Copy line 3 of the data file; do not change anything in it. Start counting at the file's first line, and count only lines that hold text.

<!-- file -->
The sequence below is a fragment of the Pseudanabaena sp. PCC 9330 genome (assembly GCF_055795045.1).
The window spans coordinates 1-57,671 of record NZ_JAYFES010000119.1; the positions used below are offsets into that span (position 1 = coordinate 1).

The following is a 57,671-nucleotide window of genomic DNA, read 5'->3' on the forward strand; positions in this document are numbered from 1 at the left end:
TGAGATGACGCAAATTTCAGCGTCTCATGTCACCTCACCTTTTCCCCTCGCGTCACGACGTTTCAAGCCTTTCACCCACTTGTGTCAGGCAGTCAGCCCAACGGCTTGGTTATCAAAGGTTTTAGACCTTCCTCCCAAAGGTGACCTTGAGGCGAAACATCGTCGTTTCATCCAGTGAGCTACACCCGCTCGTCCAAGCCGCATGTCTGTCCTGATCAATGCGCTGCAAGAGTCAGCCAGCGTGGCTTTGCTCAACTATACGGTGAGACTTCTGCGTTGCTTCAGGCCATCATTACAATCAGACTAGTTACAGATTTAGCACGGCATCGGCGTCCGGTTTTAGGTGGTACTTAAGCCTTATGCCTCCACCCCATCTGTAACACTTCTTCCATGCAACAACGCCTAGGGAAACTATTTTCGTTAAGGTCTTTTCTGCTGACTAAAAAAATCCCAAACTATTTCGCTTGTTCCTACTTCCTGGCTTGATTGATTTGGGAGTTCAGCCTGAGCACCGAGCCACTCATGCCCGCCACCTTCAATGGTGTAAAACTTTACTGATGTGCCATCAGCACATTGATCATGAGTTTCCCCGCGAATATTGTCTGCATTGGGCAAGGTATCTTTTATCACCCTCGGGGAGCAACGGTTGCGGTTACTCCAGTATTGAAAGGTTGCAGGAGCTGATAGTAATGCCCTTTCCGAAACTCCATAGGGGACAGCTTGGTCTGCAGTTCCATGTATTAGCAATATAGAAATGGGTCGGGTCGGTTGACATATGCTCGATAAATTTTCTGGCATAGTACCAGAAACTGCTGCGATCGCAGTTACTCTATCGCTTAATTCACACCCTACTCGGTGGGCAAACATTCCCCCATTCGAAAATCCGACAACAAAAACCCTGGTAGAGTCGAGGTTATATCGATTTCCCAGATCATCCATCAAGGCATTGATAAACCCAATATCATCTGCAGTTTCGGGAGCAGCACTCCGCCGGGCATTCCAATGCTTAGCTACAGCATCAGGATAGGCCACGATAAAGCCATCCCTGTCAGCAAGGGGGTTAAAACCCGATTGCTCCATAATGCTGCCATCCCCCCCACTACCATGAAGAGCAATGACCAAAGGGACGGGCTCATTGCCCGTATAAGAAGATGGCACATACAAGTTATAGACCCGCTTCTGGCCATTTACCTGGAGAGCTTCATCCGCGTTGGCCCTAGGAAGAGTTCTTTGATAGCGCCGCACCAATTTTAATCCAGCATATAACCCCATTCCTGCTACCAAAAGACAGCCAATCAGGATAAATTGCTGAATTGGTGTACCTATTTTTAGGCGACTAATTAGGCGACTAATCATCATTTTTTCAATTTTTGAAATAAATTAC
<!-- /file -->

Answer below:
The following is a 57,671-nucleotide window of genomic DNA, read 5'->3' on the forward strand; positions in this document are numbered from 1 at the left end: